Intended for healthcare professionals


WHO’s rollout of malaria vaccine in Africa: can safety questions be answered after only 24 months?

BMJ 2020; 368 doi: (Published 24 January 2020) Cite this as: BMJ 2020;368:l6920
  1. Peter Aaby, professor12,
  2. Ane B Fisker, associate professor123,
  3. Anders Björkman, professor4,
  4. Christine Stabell Benn, professor1235
  1. 1Bandim Health Project, INDEPTH Network, Apartado 861, Bissau, Guinea-Bissau
  2. 2Research Centre for Vitamins and Vaccines (CVIVA), Bandim Health Project, Statens Serum Institut, Artillerivej 5, 2300 Copenhagen S, Denmark
  3. 3OPEN, Odense Patient data Explorative Network, Institute of Clinical Research, Odense University Hospital/ University of Southern Denmark
  4. 4Department of Microbiology, Tumour and Cell Biology, Karolinska Institutet, Stockholm, Sweden
  5. 5Danish Institute of Advanced Science, University of Southern Denmark
  1. Correspondence to: C S Benn cbenn{at}

Key messages

  • Phase III trials of the RTS,S malaria vaccine identified three safety concerns: higher risks of meningitis, cerebral malaria, and doubled female mortality

  • These safety concerns are now being investigated in pilot implementation studies with 720 000 participating children in Ghana, Kenya, and Malawi, planned to last 4-5 years

  • Owing to the urgency of improving malaria control, the World Health Organization intends to decide on extending the vaccine to other African countries after only 24 months using the prevention of “severe malaria” as a surrogate marker for overall mortality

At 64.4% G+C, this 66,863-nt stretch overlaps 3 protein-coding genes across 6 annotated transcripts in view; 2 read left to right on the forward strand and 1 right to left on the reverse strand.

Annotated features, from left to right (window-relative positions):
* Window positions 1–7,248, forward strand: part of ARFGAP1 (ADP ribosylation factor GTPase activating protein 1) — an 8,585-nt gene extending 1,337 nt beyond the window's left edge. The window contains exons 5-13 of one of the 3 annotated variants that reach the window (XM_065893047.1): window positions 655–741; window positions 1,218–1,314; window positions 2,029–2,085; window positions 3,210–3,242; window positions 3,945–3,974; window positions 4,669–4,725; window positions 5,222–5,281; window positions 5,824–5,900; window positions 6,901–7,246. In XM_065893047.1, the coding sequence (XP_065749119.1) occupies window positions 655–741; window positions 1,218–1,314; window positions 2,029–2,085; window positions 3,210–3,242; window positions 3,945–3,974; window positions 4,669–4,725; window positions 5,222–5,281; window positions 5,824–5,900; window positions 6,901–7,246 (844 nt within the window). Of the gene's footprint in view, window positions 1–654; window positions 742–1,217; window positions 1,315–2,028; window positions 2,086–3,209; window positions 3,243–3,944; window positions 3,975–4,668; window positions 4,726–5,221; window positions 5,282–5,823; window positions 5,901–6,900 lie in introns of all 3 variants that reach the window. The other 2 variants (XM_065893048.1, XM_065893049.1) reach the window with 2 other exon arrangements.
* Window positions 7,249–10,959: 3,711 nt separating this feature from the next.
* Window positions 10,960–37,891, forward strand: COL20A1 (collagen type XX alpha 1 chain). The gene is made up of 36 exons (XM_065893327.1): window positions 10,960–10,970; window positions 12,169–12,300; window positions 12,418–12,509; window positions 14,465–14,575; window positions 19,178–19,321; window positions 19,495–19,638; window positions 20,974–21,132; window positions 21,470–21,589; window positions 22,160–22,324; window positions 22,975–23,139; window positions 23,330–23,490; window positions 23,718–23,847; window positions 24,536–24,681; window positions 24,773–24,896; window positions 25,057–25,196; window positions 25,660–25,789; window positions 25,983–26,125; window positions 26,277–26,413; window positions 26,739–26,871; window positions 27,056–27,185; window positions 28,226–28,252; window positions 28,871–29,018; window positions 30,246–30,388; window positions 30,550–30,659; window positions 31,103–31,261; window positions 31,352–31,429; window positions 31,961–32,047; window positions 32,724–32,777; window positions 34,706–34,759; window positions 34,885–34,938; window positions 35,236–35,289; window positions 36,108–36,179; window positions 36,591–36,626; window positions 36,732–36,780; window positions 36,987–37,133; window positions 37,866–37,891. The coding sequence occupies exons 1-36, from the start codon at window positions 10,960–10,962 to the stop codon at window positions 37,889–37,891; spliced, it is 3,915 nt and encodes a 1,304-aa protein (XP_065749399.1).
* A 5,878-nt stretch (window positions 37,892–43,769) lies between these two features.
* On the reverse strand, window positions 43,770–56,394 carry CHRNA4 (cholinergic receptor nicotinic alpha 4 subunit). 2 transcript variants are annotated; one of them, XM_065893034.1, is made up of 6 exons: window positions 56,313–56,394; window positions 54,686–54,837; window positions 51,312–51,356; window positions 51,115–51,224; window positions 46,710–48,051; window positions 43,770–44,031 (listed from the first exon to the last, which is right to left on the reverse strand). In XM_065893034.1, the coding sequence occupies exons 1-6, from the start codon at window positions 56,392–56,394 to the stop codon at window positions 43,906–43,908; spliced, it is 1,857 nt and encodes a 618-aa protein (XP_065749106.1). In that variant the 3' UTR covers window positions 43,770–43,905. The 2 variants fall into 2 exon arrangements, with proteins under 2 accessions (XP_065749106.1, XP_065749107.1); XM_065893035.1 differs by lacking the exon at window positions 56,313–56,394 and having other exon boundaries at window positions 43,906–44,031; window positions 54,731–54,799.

• Severe malaria is not a good marker for all cause mortality; it is not even a good marker for malaria mortality, as data indicate that case fatality from severe malaria might be higher in the malaria vaccine group

  • An early decision after 24 months might be biased in favour of the vaccine, which was more efficacious in the first year of follow-up in the phase III trials; the relative risks of both cerebral malaria and female mortality increased after the booster dose at 20 months

  • We recommend that the pilot studies use “overall mortality” to assess vaccine performance and that study populations are followed for the full 4-5 years of the study before a decision on rollout is made

World malaria day on 23 April 2019 saw the start of the first routine malaria vaccine programme in Africa—a pilot study in Malawi. Ghana and Kenya have now followed. The RTS,S/AS01 malaria vaccine has been under development by GlaxoSmithKline for 30 years and is the first malaria vaccine to receive regulatory approval for human use. The pilot study aims to enrol 720 000 children in vaccination and control clusters over a two year period; it is planned to last about 50 months.

Media and leading medical journals have celebrated the news,1234 …

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